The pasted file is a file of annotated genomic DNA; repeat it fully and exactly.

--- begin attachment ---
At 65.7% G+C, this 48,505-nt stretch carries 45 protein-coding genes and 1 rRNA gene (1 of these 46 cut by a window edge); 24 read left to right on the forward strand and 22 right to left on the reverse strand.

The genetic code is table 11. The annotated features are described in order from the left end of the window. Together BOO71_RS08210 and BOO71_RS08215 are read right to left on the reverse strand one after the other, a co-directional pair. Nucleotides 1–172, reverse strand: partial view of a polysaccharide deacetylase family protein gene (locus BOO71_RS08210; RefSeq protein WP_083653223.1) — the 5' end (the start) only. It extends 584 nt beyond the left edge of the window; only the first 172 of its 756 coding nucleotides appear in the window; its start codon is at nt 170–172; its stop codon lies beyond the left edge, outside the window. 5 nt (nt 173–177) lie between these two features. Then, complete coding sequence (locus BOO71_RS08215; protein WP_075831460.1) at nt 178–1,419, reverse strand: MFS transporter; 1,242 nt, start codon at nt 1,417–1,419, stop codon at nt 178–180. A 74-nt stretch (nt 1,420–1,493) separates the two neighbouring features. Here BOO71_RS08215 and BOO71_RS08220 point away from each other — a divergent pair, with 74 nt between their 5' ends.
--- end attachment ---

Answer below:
At 65.7% G+C, this 48,505-nt stretch carries 45 protein-coding genes and 1 rRNA gene (1 of these 46 cut by a window edge); 24 read left to right on the forward strand and 22 right to left on the reverse strand.

The genetic code is table 11. The annotated features are described in order from the left end of the window. Together BOO71_RS08210 and BOO71_RS08215 are read right to left on the reverse strand one after the other, a co-directional pair. Nucleotides 1–172, reverse strand: partial view of a polysaccharide deacetylase family protein gene (locus BOO71_RS08210; RefSeq protein WP_083653223.1) — the 5' end (the start) only. It extends 584 nt beyond the left edge of the window; only the first 172 of its 756 coding nucleotides appear in the window; its start codon is at nt 170–172; its stop codon lies beyond the left edge, outside the window. 5 nt (nt 173–177) lie between these two features. Then, complete coding sequence (locus BOO71_RS08215; protein WP_075831460.1) at nt 178–1,419, reverse strand: MFS transporter; 1,242 nt, start codon at nt 1,417–1,419, stop codon at nt 178–180. A 74-nt stretch (nt 1,420–1,493) separates the two neighbouring features. Here BOO71_RS08215 and BOO71_RS08220 point away from each other — a divergent pair, with 74 nt between their 5' ends.